The Latest: Senate passes massive budget agreement

Published: Thursday, February 08, 2018 @ 6:14 PM
Updated: Thursday, February 08, 2018 @ 6:14 PM


            Sen. Rand Paul, R-Ky., walks to the Senate chamber, at the U.S. Capitol, Thursday, Feb. 8, 2018, in Washington.(AP Photo/Jose Luis Magana)
Sen. Rand Paul, R-Ky., walks to the Senate chamber, at the U.S. Capitol, Thursday, Feb. 8, 2018, in Washington.(AP Photo/Jose Luis Magana)

The Latest on Congress and spending legislation (all times local):

1:50 a.m.

The Senate has passed a massive, bipartisan budget agreement and spending bill to reopen the shuttered federal government.

The bill now moves to the House.

Senators voted 71-28 to approve the deal, easily overcoming objections from Republican fiscal conservatives who say the bill marks a return to unchecked deficit spending.

The bill stalled in the Senate Thursday night when one of the opponents, Sen. Rand Paul, refused to allow a speedy vote.

Paul's protest forced Congress to miss a midnight deadline for passing a funding measure to keep the government operating.

__

1:35 a.m.

A bipartisan budget pact has cleared a key hurdle in the Senate and should shortly be sent to the House as lawmakers work in the pre-dawn hours to re-open the government.

The measure's advance had been delayed by Kentucky GOP Sen. Rand Paul, who protested the budget-busting measure. It's married to a six-week government-wide spending bill that's required to reverse the shutdown.

Early Friday, Office of Management and Budget Director Mick Mulvaney issued an order to close non-essential government operations.

A vote to pass the measure through the Senate began immediately.

But the bill's path through the House could prove dicey. There, liberal Democrats and tea party conservatives have swung into opposition.

__

12:35 a.m.

The Office of Management and Budget has officially ordered the U.S. government closed.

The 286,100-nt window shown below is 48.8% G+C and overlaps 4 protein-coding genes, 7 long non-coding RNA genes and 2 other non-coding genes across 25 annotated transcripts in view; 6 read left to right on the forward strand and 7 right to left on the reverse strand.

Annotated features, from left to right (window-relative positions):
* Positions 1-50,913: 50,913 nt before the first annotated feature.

OMB Director Mick Mulvaney issued the order at midnight, notifying federal agencies they should execute their contingency plans.

Mulvaney's notice says federal employees should report to work Friday to "undertake orderly shutdown activities."

He notes that his office is "hopeful that this lapse in appropriations will be of short duration."

__

12:30 a.m.

Vice President Mike Pence says the Trump administration is "hopeful" the government shutdown that began at midnight will not last long.

Pence is in South Korea, where he is leading the U.S. delegation to the opening ceremonies of the Winter Olympics. He says the White House hopes Congress moves swiftly to approve a two-year budget agreement.

Pence says he has been in contact with the White House legislative office and President Donald Trump about the shutdown, but indicates he hasn't been directly involved in conversations with lawmakers on Capitol Hill.

"Our hope is that the bipartisan agreement reached in the Senate will be passed and sent to the House," Pence says, adding, "We're on standby as the vote approaches."

__

12:01 a.m.

The federal government has shut down after a quarreling Senate blew a midnight deadline to pass a temporary funding bill.

Office of Management and Budget Director Mick Mulvaney immediately implemented plans to close non-essential government operations, says spokesman John Czwartacki.

A Senate vote on a stopgap funding bill is expected early Friday morning. A sweeping bipartisan vote is expected on the measure, which is attached to a huge budget agreement, but the timing and outcome of a House vote are less certain.

Essential government functions will continue regardless.

A shutdown — technically a lapse in agency appropriations — became inevitable as GOP Sen. Rand Paul repeatedly held up votes on the budget plan, protesting its likely contribution to budget deficits that are soon to top $1 trillion.

__

11 p.m.